Now, what happens when you cut cluster communication between the nodes? The nodes no longer see each node as alive and well, because there is no more communication between them. Thus each node assumes it is the only survivor of some unfortunate event and tries to become (or remain) the active or primary node. This is the classic and dreaded split-brain scenario.

Part of this is to make sure the other, obviously and presumably failed node is down for good, which is where STONITH comes in. Keep in mind that both nodes are now playing the same game: trying to become (or stay) active and take over all cluster resources, as well as shooting the other node in the head.

You can probably guess what happens now. node1 does ssh root@node2 "shutdown -h now" and node2 does ssh root@node1 "shutdown -h now". This doesn't use the cluster communication network 10.10.10.xx but the service network 172.10.10.xx. Since both nodes are in fact alive and well, they have no problem issuing commands or receiving SSH connections, so both nodes shoot each other at the same time. This kills both nodes.

If you don't use STONITH then a split-brain could have even worse consequences, especially in case of DRBD, where you could end up with both nodes becoming Primary. Data corruption is likely to happen and the split-brain must be resolved manually.

I recommend reading the material on http://www.hastexo.com/resources/hints-and-kinks which is written and maintained by the guys who contributed (and still contribute) a large chunk of what we today call "the Linux HA stack".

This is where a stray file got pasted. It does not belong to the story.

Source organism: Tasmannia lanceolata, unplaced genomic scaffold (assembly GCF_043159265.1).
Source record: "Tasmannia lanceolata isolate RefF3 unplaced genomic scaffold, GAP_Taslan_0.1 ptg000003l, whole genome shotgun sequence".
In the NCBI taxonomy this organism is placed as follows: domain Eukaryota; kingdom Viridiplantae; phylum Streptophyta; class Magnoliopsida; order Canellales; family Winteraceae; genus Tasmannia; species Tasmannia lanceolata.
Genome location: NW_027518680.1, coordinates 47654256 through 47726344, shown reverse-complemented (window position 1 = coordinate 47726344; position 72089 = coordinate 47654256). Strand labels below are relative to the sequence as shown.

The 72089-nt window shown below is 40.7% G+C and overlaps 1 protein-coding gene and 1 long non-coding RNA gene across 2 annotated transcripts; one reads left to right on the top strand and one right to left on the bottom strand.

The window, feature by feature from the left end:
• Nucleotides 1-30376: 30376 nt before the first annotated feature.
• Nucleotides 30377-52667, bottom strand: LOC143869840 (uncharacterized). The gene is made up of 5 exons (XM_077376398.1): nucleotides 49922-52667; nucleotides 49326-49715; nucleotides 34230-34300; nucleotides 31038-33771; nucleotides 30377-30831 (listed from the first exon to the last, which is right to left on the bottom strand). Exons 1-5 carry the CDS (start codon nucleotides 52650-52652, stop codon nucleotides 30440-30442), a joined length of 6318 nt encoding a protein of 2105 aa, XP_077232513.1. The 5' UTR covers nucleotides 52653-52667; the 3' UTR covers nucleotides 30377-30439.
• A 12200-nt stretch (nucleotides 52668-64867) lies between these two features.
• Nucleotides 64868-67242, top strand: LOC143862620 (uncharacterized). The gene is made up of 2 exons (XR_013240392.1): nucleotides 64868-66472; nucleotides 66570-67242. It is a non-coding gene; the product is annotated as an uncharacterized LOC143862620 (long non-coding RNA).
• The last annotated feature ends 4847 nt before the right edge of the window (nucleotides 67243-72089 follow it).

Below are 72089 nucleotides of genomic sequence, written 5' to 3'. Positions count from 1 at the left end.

TL;DR: If you are cutting cluster communication between your nodes in order to test your fencing setup, you are doing it wrong. Use killall -9 corosync, crm node fence or stonith_admin -F instead. Cutting cluster communication will only result in a split-brain scenario, which can and will lead to data corruption.

  • Could you please elaborate on why you think he did wrong? He was testing one of many quite possible scenarios: the well known cleaning staff trips over a cable that happens to be plugged in at eth0. My first impression is that he did great because he tested a weak link of the setup and identified a problem that can lead to data loss. I've always believed that testing something that breaks is more helpful than testing something that is known to work. I would like to know if I have missed something. – wedi Jul 8 '20 at 12:02

You could try adding auto_tie_breaker: 1 into the quorum section of /etc/corosync/corosync.conf

When ATB is enabled, the cluster can suffer up to 50% of the nodes failing at the same time, in a deterministic fashion. The cluster partition, or the set of nodes that are still in contact with the node that has the lowest nodeid will remain quorate. The other nodes will be inquorate.


Try reading the Quorum and two-node clusters chapter of the Pacemaker documentation.

  • Think you mean the 'no-quorum-policy=ignore' thing. I already set it (edited also my first post). Doesn't help me here. Can you put a finer point to it, please? – MMore Mar 19 '12 at 13:21
  • Well, the documentation suggests that pacemaker will log some specific messages if there are quorum issues with the cluster. Do you see that in your logs? What does crm_mon show? – larsks Mar 19 '12 at 13:34
  • I cannot find sth. interesting in the logs. I edited my first post with information of crm_mon -1. – MMore Mar 19 '12 at 14:25

Check this for HA cluster using Pacemaker: http://clusterlabs.org/doc/en-US/Pacemaker/1.1/html/Clusters_from_Scratch/index.html